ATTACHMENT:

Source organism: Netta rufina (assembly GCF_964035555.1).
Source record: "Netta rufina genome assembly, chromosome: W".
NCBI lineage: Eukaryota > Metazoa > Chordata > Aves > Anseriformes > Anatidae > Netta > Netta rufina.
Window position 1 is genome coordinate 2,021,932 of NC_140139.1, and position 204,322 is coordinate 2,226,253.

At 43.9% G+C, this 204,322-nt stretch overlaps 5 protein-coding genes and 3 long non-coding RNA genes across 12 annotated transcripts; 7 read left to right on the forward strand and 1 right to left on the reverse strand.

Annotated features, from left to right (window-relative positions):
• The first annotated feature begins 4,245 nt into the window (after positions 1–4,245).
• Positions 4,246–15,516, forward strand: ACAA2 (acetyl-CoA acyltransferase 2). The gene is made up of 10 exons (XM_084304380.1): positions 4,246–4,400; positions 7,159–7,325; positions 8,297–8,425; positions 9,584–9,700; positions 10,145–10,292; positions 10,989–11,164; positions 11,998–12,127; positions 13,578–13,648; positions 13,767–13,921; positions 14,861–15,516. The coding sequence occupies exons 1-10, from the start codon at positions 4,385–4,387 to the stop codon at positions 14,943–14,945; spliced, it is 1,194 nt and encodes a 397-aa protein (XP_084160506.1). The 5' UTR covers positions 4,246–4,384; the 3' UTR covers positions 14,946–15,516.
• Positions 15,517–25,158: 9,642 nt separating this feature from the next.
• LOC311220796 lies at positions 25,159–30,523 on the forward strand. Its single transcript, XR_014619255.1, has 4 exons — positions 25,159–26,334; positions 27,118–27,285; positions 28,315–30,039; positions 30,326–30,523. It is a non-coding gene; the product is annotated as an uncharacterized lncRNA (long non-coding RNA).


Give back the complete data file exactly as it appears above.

Source organism: Netta rufina (assembly GCF_964035555.1).
Source record: "Netta rufina genome assembly, chromosome: W".
NCBI lineage: Eukaryota > Metazoa > Chordata > Aves > Anseriformes > Anatidae > Netta > Netta rufina.
Window position 1 is genome coordinate 2,021,932 of NC_140139.1, and position 204,322 is coordinate 2,226,253.

At 43.9% G+C, this 204,322-nt stretch overlaps 5 protein-coding genes and 3 long non-coding RNA genes across 12 annotated transcripts; 7 read left to right on the forward strand and 1 right to left on the reverse strand.

Annotated features, from left to right (window-relative positions):
• The first annotated feature begins 4,245 nt into the window (after positions 1–4,245).
• Positions 4,246–15,516, forward strand: ACAA2 (acetyl-CoA acyltransferase 2). The gene is made up of 10 exons (XM_084304380.1): positions 4,246–4,400; positions 7,159–7,325; positions 8,297–8,425; positions 9,584–9,700; positions 10,145–10,292; positions 10,989–11,164; positions 11,998–12,127; positions 13,578–13,648; positions 13,767–13,921; positions 14,861–15,516. The coding sequence occupies exons 1-10, from the start codon at positions 4,385–4,387 to the stop codon at positions 14,943–14,945; spliced, it is 1,194 nt and encodes a 397-aa protein (XP_084160506.1). The 5' UTR covers positions 4,246–4,384; the 3' UTR covers positions 14,946–15,516.
• Positions 15,517–25,158: 9,642 nt separating this feature from the next.
• LOC311220796 lies at positions 25,159–30,523 on the forward strand. Its single transcript, XR_014619255.1, has 4 exons — positions 25,159–26,334; positions 27,118–27,285; positions 28,315–30,039; positions 30,326–30,523. It is a non-coding gene; the product is annotated as an uncharacterized lncRNA (long non-coding RNA).